Eystein
At 15:45 +0100 01-09-06, Keith Briffa wrote:

I forgot to say that I too disagree with removing the first sentence re simulations
being consistent with reconstructed NH temps. As Sefan says we need the context , and
our results are independent of Chapter 9 in this regard.
Keith
At 15:37 01/09/2006, Stefan Rahmstorf wrote:

Hi Peck,
Martin as in Manning? I have found his feedback very useful so far, so we should
definitely look at what he suggests - he mostly tends to look for whether our sentences
are clear. Obviously, he cannot suggest real changes in meaning, only issues of clarity,
but the latter I would take very seriously. Mostly I find his small rewordings good, I
comment on the larger points and exceptions below.
- I am against deleting the bullet on speed of deglacial change. This point is extremely
effective. Just two days ago an oil industry person told me that there have been big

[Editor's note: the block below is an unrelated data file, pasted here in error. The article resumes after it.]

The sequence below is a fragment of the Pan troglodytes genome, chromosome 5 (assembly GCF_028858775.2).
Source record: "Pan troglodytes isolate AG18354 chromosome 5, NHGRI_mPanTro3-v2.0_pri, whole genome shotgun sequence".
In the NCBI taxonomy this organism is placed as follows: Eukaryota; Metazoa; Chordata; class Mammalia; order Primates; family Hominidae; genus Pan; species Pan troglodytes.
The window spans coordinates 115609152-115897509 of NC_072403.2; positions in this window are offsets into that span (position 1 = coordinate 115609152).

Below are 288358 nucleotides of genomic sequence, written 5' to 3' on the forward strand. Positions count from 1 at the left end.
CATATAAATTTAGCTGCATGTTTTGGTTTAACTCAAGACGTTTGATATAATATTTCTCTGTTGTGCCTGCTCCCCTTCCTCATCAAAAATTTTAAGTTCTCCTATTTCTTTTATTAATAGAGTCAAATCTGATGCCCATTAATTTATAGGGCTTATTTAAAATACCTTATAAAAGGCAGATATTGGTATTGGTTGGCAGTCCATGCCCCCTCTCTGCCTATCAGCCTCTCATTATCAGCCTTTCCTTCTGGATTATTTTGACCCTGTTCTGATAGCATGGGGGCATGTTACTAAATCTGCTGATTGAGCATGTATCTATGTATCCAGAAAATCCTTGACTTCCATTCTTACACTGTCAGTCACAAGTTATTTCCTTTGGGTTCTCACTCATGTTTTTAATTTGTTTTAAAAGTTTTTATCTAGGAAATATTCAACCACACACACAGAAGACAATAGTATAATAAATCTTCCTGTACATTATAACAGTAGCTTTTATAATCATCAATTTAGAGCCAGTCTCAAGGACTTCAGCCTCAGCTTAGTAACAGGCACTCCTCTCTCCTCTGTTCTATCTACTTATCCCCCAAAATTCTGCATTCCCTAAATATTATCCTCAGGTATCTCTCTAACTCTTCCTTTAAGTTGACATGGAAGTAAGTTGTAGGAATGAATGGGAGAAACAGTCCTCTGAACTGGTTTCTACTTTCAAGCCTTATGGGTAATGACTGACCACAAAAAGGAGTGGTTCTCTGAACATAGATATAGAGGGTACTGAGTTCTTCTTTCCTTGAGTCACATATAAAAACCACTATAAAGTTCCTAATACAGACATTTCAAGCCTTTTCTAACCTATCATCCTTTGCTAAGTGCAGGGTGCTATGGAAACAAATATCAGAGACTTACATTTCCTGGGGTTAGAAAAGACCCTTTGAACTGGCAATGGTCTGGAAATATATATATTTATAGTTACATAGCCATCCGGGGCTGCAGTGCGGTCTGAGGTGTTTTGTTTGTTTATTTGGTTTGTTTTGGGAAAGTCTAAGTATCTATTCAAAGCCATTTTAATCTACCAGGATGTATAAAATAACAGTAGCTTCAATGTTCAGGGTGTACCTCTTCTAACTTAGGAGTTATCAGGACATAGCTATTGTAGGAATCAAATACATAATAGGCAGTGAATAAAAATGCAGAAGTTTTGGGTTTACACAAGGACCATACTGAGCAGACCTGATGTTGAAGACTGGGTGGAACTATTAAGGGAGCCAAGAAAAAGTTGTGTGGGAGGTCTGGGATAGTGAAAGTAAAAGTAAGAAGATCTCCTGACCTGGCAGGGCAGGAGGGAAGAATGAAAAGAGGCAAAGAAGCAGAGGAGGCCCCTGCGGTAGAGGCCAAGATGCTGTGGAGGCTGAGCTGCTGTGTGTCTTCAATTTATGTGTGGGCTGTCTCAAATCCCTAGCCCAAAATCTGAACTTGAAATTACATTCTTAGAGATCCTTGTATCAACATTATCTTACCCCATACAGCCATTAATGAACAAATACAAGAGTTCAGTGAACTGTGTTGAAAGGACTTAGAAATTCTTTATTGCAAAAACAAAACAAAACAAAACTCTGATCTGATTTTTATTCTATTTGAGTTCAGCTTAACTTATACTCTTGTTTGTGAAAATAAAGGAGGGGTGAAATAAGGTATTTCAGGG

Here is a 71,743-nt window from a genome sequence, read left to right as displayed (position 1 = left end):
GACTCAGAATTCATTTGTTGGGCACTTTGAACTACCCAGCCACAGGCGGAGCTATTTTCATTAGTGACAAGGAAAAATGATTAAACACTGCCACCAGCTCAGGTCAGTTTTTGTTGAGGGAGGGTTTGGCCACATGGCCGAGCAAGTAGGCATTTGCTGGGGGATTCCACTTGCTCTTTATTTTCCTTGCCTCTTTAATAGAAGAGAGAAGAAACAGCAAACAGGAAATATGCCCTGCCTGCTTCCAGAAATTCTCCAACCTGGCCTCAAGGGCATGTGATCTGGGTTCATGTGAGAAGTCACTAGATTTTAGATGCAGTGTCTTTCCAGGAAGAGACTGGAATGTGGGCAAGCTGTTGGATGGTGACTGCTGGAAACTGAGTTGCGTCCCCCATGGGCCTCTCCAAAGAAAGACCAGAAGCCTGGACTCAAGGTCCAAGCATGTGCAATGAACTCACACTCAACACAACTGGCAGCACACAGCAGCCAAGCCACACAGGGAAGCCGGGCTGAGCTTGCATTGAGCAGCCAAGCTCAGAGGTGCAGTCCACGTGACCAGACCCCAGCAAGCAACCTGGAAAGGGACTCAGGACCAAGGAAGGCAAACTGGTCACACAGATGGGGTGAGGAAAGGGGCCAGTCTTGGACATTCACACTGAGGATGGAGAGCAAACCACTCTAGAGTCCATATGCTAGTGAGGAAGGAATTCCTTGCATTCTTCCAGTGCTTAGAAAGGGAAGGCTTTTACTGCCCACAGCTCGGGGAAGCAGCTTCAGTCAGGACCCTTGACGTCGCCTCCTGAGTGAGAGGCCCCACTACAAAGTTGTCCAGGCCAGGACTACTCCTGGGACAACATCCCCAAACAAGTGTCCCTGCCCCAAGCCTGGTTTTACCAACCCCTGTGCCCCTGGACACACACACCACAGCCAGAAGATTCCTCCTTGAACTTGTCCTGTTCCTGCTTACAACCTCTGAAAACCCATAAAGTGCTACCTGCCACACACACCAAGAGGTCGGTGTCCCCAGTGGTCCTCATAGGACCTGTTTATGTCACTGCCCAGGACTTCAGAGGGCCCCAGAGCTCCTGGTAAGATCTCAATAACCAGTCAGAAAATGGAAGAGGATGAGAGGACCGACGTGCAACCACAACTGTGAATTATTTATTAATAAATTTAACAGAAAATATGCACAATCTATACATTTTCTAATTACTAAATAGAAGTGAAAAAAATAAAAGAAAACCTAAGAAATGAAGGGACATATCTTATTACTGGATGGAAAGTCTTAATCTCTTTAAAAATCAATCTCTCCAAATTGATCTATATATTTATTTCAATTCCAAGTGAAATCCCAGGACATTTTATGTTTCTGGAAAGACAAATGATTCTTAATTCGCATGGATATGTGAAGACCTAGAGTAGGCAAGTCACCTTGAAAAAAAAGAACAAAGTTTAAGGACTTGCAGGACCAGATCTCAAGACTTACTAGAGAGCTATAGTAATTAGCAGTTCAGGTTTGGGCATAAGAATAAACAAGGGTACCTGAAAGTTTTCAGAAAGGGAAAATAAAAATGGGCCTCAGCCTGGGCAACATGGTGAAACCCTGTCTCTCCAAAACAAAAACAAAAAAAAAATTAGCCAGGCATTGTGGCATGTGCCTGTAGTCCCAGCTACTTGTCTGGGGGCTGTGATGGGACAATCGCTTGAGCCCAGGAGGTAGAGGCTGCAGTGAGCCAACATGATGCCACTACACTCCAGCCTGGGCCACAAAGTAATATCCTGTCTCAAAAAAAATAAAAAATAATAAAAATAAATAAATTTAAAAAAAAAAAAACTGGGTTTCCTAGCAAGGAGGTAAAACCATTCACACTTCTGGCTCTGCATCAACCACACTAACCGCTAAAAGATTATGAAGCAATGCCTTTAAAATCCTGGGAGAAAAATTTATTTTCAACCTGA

natural climate changes like ice ages in the past, hence we need not worry. I responded
that the biggest warming in recent climate history was the end of the last Ice Age - but
that warming by about 5 �C took about 5,000 years, not a hundred. "Oh" he said, "Really
so long? I didn't know that." I think it is a very important point, we need to make it.
Maybe not in term of "average rate", may we should just say: the warming of 4-7 �C took
about 5,000 years, as compared to a future change of up to the same magnitude within a
century.
- Next ice age bullet in 30k seems fine to me.
- exceptional warmth: the SPM said:
20th C T increase likely the largest in a millennium - that is strengthened (perhaps
very likely now?)
1990s likely the warmest decade in a millennium - that again is strengthened
1998 likely the warmest year - I'd say this is unchanged (except for 2005 challenging
it), likely is only 66%! Even though the annual proxy data may be uncertain, as a
physicist I would find it unlikely that there is a mechanism to cause a big warm outlier
year that beats 1998 from a much cooler background state. How would that work - where